Walsh: “A lot of actors didn’t want to work with me because I worked too fast. I believed it was a motion picture, so I moved it.”

Walsh: “I made some hits, I made some near-hits and I made a lot of turkeys. You make a lot of pictures. It’s like raising children. Some go out and make good, and some don’t. And you don’t want to play any favorite. Let it go, you know.”

Sources: various newpapers, The Men Who Made The Movies, Raoul Walsh: The True Adventures Of Hollywood’s Legendary Director.

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The Lawless Breed (1952), directed by Raoul Walsh and starring Rock Hudson and Julie Adams, is one of four pictures in Universal’s Classic Western Round-Up, Volume 1. This set and Volume 2 are currently at some Big Lots stores for $6 each. That comes out to a buck-and-a-half per film.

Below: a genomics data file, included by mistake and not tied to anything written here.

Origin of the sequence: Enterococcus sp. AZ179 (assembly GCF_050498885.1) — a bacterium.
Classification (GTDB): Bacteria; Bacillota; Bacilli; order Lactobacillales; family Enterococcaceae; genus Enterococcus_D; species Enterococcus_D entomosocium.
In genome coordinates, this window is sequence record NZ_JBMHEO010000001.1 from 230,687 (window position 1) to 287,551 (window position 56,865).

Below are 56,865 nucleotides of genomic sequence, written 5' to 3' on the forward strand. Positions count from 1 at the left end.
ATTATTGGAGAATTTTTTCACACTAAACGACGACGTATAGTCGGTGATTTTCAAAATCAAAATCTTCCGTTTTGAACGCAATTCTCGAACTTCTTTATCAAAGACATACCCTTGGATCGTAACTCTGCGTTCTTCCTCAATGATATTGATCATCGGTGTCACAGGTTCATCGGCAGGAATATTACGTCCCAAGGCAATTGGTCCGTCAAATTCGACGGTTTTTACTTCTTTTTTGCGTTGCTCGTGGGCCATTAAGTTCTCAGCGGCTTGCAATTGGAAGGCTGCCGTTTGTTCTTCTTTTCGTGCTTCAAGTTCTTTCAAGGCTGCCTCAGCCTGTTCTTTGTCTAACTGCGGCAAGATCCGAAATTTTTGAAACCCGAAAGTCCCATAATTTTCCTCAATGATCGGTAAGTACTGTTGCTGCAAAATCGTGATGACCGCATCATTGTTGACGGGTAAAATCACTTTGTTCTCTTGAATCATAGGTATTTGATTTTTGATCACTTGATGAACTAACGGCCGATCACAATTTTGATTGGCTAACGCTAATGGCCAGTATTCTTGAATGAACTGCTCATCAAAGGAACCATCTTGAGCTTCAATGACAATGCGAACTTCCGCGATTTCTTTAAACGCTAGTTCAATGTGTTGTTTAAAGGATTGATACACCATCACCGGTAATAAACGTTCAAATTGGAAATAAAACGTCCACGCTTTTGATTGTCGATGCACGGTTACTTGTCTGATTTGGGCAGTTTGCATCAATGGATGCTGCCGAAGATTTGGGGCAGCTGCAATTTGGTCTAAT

The other titles in Volume 1 are The Texas Rangers (1936), Canyon Passage (1946) and Kansas Raiders (1950, with Audie Murphy). Volume 2 is made up of The Texans (1938), California (1946), The Cimarron Kid (1952, with Audie Murphy) and The Man From The Alamo (1953). Those last two were directed by Budd Boetticher.

Both volumes give you the typical high-quality Universal transfers. Recommended.

No new titles to report, sadly, but these prices are certainly worthwhile.